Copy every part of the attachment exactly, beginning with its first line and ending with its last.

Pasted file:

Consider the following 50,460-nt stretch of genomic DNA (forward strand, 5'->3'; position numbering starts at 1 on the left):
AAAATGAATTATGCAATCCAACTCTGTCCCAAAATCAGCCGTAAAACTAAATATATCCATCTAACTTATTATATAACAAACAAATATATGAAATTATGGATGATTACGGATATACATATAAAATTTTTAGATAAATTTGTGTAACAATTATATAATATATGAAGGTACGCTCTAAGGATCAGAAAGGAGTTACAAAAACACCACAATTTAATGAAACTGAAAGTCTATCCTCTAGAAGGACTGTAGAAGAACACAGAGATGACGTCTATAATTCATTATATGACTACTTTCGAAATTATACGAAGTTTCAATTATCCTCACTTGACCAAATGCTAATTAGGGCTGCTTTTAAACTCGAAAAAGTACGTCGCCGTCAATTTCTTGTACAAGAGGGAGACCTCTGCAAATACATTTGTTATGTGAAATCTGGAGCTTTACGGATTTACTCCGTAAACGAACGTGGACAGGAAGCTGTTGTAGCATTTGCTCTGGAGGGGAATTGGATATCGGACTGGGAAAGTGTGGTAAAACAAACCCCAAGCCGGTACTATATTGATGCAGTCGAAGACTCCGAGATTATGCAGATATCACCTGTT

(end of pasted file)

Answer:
Consider the following 50,460-nt stretch of genomic DNA (forward strand, 5'->3'; position numbering starts at 1 on the left):
AAAATGAATTATGCAATCCAACTCTGTCCCAAAATCAGCCGTAAAACTAAATATATCCATCTAACTTATTATATAACAAACAAATATATGAAATTATGGATGATTACGGATATACATATAAAATTTTTAGATAAATTTGTGTAACAATTATATAATATATGAAGGTACGCTCTAAGGATCAGAAAGGAGTTACAAAAACACCACAATTTAATGAAACTGAAAGTCTATCCTCTAGAAGGACTGTAGAAGAACACAGAGATGACGTCTATAATTCATTATATGACTACTTTCGAAATTATACGAAGTTTCAATTATCCTCACTTGACCAAATGCTAATTAGGGCTGCTTTTAAACTCGAAAAAGTACGTCGCCGTCAATTTCTTGTACAAGAGGGAGACCTCTGCAAATACATTTGTTATGTGAAATCTGGAGCTTTACGGATTTACTCCGTAAACGAACGTGGACAGGAAGCTGTTGTAGCATTTGCTCTGGAGGGGAATTGGATATCGGACTGGGAAAGTGTGGTAAAACAAACCCCAAGCCGGTACTATATTGATGCAGTCGAAGACTCCGAGATTATGCAGATATCACCTGTT